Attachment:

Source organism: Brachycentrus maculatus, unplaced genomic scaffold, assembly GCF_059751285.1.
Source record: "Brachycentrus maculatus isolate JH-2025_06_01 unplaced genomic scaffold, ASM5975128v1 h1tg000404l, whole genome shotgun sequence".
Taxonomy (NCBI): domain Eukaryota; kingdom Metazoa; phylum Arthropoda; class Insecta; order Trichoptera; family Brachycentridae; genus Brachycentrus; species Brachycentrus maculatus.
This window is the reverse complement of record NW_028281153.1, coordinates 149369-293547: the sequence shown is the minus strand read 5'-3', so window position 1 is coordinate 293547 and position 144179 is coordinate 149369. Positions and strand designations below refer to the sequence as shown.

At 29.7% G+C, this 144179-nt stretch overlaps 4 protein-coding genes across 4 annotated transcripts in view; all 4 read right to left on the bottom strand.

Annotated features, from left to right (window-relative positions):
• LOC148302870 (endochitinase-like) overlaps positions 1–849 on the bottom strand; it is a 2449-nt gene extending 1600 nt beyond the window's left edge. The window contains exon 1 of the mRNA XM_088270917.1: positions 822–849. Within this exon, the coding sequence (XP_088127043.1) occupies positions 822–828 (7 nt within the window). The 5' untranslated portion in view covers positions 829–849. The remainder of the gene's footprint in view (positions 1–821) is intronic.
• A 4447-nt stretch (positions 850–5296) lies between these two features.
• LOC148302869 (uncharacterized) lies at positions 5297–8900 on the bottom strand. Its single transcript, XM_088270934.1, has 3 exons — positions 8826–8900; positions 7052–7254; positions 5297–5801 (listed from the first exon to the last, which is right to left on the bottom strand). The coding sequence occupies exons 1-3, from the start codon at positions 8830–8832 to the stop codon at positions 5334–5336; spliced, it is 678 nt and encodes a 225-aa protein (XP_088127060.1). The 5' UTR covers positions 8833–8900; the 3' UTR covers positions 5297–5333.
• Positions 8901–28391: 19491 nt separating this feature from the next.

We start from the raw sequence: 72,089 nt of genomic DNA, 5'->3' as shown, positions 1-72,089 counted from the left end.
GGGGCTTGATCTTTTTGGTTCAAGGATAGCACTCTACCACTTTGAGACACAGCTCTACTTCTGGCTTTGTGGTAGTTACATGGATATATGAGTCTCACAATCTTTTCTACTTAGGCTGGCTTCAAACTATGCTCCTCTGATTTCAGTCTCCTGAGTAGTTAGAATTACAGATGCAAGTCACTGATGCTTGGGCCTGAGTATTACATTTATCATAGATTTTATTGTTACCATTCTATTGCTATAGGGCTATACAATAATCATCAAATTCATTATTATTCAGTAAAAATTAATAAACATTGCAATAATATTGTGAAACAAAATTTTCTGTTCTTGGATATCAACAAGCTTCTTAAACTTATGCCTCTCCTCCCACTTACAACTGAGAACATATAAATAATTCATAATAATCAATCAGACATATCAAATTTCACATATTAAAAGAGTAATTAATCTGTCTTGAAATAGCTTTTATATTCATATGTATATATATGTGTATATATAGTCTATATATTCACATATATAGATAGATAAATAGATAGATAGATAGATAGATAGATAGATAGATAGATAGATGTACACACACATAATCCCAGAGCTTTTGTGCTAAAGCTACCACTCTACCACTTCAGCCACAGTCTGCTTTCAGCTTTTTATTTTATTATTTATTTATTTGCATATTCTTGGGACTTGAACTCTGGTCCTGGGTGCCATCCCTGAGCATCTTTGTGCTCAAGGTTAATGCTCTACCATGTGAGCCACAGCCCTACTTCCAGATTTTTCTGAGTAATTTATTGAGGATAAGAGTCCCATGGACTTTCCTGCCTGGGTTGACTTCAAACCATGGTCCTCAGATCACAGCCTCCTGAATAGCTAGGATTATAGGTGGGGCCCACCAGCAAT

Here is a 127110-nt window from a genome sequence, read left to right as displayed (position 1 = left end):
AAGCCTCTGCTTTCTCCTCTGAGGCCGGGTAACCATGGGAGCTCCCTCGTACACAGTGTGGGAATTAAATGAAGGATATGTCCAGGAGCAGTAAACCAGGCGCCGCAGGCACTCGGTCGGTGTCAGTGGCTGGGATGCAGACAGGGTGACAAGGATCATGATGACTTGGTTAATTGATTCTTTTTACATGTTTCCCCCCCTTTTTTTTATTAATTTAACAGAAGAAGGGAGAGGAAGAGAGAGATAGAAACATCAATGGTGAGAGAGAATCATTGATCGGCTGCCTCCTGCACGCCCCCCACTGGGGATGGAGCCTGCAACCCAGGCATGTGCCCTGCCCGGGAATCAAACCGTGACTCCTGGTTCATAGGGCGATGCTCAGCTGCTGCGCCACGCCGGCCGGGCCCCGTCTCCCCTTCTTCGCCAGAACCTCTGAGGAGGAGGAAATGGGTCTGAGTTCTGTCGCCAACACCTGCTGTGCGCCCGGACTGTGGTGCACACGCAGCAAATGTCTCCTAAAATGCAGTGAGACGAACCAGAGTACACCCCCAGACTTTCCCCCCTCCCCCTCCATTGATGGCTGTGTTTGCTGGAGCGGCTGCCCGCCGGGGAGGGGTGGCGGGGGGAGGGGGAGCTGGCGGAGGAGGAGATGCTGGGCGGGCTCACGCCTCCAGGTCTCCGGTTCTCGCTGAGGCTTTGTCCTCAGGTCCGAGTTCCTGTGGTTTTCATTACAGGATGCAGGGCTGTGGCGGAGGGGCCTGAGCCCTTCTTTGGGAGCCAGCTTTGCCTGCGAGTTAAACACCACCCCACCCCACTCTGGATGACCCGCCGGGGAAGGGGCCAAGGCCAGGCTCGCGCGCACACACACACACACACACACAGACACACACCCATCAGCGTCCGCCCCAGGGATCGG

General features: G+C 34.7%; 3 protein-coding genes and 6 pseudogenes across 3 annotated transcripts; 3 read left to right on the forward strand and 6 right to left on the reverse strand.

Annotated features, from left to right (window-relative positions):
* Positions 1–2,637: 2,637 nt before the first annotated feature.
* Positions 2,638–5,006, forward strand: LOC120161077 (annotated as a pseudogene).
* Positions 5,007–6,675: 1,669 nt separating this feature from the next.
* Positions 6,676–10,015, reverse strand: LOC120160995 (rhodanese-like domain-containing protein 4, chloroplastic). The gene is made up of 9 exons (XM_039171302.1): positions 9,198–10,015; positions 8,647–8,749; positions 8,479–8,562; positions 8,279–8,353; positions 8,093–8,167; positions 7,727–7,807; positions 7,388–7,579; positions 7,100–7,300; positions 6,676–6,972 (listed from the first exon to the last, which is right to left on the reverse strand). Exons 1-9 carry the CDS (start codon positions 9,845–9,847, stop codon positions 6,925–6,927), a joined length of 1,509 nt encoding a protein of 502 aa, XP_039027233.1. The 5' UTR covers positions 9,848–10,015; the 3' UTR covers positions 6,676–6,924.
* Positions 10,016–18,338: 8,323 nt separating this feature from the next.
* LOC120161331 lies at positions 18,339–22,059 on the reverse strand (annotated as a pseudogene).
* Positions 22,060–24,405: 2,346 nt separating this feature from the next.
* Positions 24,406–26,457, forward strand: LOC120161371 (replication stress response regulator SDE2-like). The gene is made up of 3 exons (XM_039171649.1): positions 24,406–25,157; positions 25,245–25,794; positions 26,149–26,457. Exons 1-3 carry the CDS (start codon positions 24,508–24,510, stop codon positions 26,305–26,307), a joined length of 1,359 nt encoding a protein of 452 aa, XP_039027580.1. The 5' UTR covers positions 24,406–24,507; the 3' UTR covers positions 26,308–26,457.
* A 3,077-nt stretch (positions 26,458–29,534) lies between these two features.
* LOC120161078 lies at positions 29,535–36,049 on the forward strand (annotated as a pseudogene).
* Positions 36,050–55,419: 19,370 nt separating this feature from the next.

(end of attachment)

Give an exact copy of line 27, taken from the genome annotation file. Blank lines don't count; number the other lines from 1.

* Positions 36,050–55,419: 19,370 nt separating this feature from the next.